In recent years considerable effort has gone into understanding default reasoning Most of this effort concentrated on the question of en tailment, 1 e , what conclusions are warranted by a knowledge-base of defaults Surprisingly few works formally examine the general role of defaults We argue that an examination of this role is necessary in order to understand defaults, and suggest a concrete role for defaults Defaults simplify our derision-making process allowing us to make fast, approximately optimal decisions by ignoring certain possible states In order to formalize this approach, we examine decision making in the framework of decision theory We use probability and utility to measure the impact of possible states on the decision making process We accept a default if it ignores states with small impact according to our measure We motivate our choice of measures and show that the resulting formalization of defaults satisfies desired properties of defaults, namely cumulative reasoning Finally, we compare our approach with Poole's decision-theoretic defaults and show how both can be combined to form an attractive framework for reasoning about decisions.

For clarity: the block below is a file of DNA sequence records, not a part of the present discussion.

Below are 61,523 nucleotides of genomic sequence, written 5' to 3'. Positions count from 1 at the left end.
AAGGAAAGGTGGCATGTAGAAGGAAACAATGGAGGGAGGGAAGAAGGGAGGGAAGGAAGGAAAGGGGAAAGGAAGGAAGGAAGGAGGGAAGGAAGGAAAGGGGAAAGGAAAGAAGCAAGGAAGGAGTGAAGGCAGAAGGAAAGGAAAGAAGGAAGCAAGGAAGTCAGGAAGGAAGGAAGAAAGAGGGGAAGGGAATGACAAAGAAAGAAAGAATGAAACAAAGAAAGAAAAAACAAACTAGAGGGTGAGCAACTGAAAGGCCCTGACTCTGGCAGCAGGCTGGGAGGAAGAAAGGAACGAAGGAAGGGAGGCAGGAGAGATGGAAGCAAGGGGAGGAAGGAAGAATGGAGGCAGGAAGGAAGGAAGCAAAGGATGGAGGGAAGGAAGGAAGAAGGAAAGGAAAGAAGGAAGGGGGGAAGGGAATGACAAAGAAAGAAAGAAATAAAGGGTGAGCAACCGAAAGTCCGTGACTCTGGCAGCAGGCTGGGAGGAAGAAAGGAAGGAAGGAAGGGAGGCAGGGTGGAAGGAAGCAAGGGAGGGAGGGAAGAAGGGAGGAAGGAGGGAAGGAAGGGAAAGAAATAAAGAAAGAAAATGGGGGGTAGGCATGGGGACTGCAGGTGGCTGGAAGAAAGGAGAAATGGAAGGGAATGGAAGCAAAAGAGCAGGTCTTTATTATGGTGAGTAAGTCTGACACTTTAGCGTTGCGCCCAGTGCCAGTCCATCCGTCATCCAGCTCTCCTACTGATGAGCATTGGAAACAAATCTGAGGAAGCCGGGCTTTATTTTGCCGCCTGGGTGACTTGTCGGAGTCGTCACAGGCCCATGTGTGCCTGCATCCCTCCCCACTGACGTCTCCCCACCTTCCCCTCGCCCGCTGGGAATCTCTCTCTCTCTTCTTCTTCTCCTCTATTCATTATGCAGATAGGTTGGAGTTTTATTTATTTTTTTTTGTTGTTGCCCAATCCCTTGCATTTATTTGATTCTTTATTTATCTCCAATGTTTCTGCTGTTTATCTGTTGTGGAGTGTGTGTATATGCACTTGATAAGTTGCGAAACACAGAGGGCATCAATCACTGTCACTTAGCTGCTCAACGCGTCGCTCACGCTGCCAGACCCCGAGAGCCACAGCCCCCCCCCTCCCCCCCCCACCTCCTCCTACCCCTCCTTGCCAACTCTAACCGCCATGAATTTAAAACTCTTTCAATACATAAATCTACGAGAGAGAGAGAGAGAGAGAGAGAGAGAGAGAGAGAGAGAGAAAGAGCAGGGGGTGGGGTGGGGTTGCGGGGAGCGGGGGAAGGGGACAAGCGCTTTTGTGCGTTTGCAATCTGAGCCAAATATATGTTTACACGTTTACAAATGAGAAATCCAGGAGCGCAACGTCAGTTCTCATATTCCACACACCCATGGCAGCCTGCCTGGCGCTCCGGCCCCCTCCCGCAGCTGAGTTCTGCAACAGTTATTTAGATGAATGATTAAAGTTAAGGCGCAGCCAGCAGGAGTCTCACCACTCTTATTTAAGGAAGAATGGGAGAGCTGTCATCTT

|Number of pages
|IJCAI International Joint Conference on Artificial Intelligence
|Published - 1995
|14th International Joint Conference on Artificial Intelligence, IJCAI 1995 - Montreal, Canada
Duration: 20 Aug 1995 → 25 Aug 1995
Bibliographical notePublisher Copyright:
© 1995 International Joint Conferences on Artificial Intelligence. All rights reserved.